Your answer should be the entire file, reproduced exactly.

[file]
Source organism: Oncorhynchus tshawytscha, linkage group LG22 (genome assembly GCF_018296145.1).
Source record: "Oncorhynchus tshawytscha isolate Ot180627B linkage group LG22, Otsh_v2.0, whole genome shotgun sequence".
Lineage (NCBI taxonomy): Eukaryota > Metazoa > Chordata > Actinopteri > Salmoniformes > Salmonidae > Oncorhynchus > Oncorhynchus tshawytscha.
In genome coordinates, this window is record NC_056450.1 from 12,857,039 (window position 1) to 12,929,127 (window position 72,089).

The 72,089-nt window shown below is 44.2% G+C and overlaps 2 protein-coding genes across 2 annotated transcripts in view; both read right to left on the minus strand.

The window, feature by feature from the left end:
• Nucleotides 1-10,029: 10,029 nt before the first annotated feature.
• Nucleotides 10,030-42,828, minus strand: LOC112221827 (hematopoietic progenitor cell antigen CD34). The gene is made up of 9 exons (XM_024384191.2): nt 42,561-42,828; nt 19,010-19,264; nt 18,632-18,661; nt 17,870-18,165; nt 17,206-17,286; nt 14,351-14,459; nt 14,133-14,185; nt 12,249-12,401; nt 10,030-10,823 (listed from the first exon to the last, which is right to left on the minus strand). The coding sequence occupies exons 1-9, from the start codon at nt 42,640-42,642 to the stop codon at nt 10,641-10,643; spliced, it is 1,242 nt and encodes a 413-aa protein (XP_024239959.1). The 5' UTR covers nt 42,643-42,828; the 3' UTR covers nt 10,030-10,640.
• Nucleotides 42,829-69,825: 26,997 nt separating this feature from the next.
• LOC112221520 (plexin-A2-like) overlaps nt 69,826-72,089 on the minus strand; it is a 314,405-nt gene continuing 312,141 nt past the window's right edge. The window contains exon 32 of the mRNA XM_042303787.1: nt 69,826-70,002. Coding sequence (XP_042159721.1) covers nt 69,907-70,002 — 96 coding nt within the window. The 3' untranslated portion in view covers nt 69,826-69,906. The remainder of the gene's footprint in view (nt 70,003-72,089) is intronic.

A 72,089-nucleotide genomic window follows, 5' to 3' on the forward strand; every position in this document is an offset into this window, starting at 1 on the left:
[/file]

Source organism: Oncorhynchus tshawytscha, linkage group LG22 (genome assembly GCF_018296145.1).
Source record: "Oncorhynchus tshawytscha isolate Ot180627B linkage group LG22, Otsh_v2.0, whole genome shotgun sequence".
Lineage (NCBI taxonomy): Eukaryota > Metazoa > Chordata > Actinopteri > Salmoniformes > Salmonidae > Oncorhynchus > Oncorhynchus tshawytscha.
In genome coordinates, this window is record NC_056450.1 from 12,857,039 (window position 1) to 12,929,127 (window position 72,089).

The 72,089-nt window shown below is 44.2% G+C and overlaps 2 protein-coding genes across 2 annotated transcripts in view; both read right to left on the minus strand.

The window, feature by feature from the left end:
• Nucleotides 1-10,029: 10,029 nt before the first annotated feature.
• Nucleotides 10,030-42,828, minus strand: LOC112221827 (hematopoietic progenitor cell antigen CD34). The gene is made up of 9 exons (XM_024384191.2): nt 42,561-42,828; nt 19,010-19,264; nt 18,632-18,661; nt 17,870-18,165; nt 17,206-17,286; nt 14,351-14,459; nt 14,133-14,185; nt 12,249-12,401; nt 10,030-10,823 (listed from the first exon to the last, which is right to left on the minus strand). The coding sequence occupies exons 1-9, from the start codon at nt 42,640-42,642 to the stop codon at nt 10,641-10,643; spliced, it is 1,242 nt and encodes a 413-aa protein (XP_024239959.1). The 5' UTR covers nt 42,643-42,828; the 3' UTR covers nt 10,030-10,640.
• Nucleotides 42,829-69,825: 26,997 nt separating this feature from the next.
• LOC112221520 (plexin-A2-like) overlaps nt 69,826-72,089 on the minus strand; it is a 314,405-nt gene continuing 312,141 nt past the window's right edge. The window contains exon 32 of the mRNA XM_042303787.1: nt 69,826-70,002. Coding sequence (XP_042159721.1) covers nt 69,907-70,002 — 96 coding nt within the window. The 3' untranslated portion in view covers nt 69,826-69,906. The remainder of the gene's footprint in view (nt 70,003-72,089) is intronic.

A 72,089-nucleotide genomic window follows, 5' to 3' on the forward strand; every position in this document is an offset into this window, starting at 1 on the left: